The Student News Site of Richard Montgomery High School

A guide to voting at the polls or by mail

October 29, 2020

For+the+2020+U.S.+General+Election%2C+voters+can+either+vote+in+person+or+by+mail.+

Emily Zhao

For the 2020 U.S. General Election, voters can either vote in person or by mail.

As the federal election on Nov. 3 approaches, voters throughout the country are casting their ballots, albeit in a different way. The voting process has changed significantly this year because of the global pandemic. As ballots will take longer to count, the influx of mail in ballots will likely turn Election Day into Election Week. Shifting deadlines, the addition of ballot drop boxes, and limited in person voting are just a couple of ways that the voting process has been modified to accommodate these circumstances. 

For the 2020 U.S. General Election, there are two voting options. Voters can either vote in person or by mail. To find out one’s nearest in-person voting location as well as access early voting locations, one can confirm on the website Vote.org. The website offers a variety of services, including a polling place locator. In addition to location, it’s important to note the hours of the polling place and the possibility of changing one’s polling place. According to USAGov, the process of voting at one’s polling place may be changed to allow for a range of voting methods, increased available hours to reduce the voting crowds and wait times, and other accommodations to prevent the spread of COVID-19. Checking a polling place close to Election Day to clarify these factors is suggested if there is a need to vote in person. “If people are going to in-person centers, they should definitely take standard COVID-19 precautions like social distancing and masks,” sophomore Jessica Sun said. 

Although early voter turnout has increased significantly this year, regulations regarding coronavirus still stand. “Polling places will definitely have to make sure that their voting booths and lines adhere to the 6 feet rule,” government teacher Andrea Lyons said. “Other than that, the only changes I have noted are because of the increase of mail in ballots, there are more ballot drop boxes around the county than previous elections.”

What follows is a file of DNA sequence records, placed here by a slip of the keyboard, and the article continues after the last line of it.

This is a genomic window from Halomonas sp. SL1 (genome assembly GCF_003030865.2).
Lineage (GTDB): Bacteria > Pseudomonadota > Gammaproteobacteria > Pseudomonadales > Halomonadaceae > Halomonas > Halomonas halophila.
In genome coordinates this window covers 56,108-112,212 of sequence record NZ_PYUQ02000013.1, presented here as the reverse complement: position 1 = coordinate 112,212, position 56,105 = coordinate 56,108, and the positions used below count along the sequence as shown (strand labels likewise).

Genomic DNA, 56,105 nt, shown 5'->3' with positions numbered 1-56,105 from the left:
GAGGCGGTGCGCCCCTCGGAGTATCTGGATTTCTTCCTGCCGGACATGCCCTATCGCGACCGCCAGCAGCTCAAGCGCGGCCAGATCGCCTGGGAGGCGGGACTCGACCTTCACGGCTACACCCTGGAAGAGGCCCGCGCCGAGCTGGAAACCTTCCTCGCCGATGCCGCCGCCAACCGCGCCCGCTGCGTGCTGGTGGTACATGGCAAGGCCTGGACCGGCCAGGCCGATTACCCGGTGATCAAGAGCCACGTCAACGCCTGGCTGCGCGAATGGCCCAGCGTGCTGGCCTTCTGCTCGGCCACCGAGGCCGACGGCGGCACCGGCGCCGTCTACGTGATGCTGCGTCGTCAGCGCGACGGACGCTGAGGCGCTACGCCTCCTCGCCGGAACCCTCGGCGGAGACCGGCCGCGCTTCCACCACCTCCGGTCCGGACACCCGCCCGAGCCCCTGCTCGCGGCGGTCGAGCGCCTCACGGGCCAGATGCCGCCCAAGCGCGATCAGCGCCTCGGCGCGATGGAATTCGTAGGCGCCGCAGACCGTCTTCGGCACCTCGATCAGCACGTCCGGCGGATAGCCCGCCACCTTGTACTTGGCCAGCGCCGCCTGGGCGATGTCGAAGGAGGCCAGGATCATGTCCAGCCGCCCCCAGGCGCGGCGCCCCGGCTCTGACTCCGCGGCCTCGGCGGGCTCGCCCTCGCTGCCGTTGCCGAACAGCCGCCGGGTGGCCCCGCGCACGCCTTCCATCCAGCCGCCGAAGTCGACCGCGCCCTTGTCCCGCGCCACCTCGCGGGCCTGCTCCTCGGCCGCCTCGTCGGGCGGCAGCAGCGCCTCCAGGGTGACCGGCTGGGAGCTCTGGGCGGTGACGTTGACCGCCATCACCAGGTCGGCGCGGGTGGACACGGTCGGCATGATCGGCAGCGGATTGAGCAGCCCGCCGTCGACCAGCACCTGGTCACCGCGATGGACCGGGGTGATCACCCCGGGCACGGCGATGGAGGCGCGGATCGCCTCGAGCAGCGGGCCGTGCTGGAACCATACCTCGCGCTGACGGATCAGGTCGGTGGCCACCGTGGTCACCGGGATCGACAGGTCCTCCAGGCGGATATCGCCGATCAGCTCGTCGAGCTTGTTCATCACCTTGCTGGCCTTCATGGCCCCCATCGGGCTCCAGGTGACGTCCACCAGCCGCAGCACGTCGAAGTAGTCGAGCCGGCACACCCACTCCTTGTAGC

Voting by mail may eliminate the risk of contracting the virus, but it’s lawfully required to properly follow voting instructions. “While mail-in balloting is secure, I definitely think people need to check to make sure they’ve followed the requirements, like signatures and placing their ballot in the proper envelope.” government teacher Noah Grosfeld-Katz said. Since it is the first time voting by mail for many, several states (including MD) have relaxed the rules around mail-in voting by removing strict requirements. States have strived to make voting more accessible amid the pandemic by offering prepaid postage on election mail. 

Maryland has mailed an absentee ballot application to all registered voters and voters were required to have already requested for a ballot by this date. Voters must postmark their ballot by Tuesday, November 3, 2020, and make sure that it is received no later than Friday, November 13, 2020 by 10:00 AM. 

The Maryland state or local election office and the U.S. Vote Foundation are resources for further voting guidance, including registering, requesting a ballot, and looking up personal voter information. 

“The privilege of voting is one that citizens should appreciate and exercise,” government teacher Toni Kellinger said. Student voters play a significant role, considering young voter turnout is surging this year. According to The Washington Post, “Data on early voters and recent polling suggest eligible voters under 30 could break their historic 2008 turnout, when it peaked at 48 percent when Barack Obama was elected. New data suggest they may be on track to sustain their dramatic turnout in the 2018 midterms, when they more than doubled their rate of voting compared to the prior midterm election.” 

“We are the future and need to keep advocating for solutions to the issues that we feel will hold us back,” sophomore Alexandra Doncheva said.

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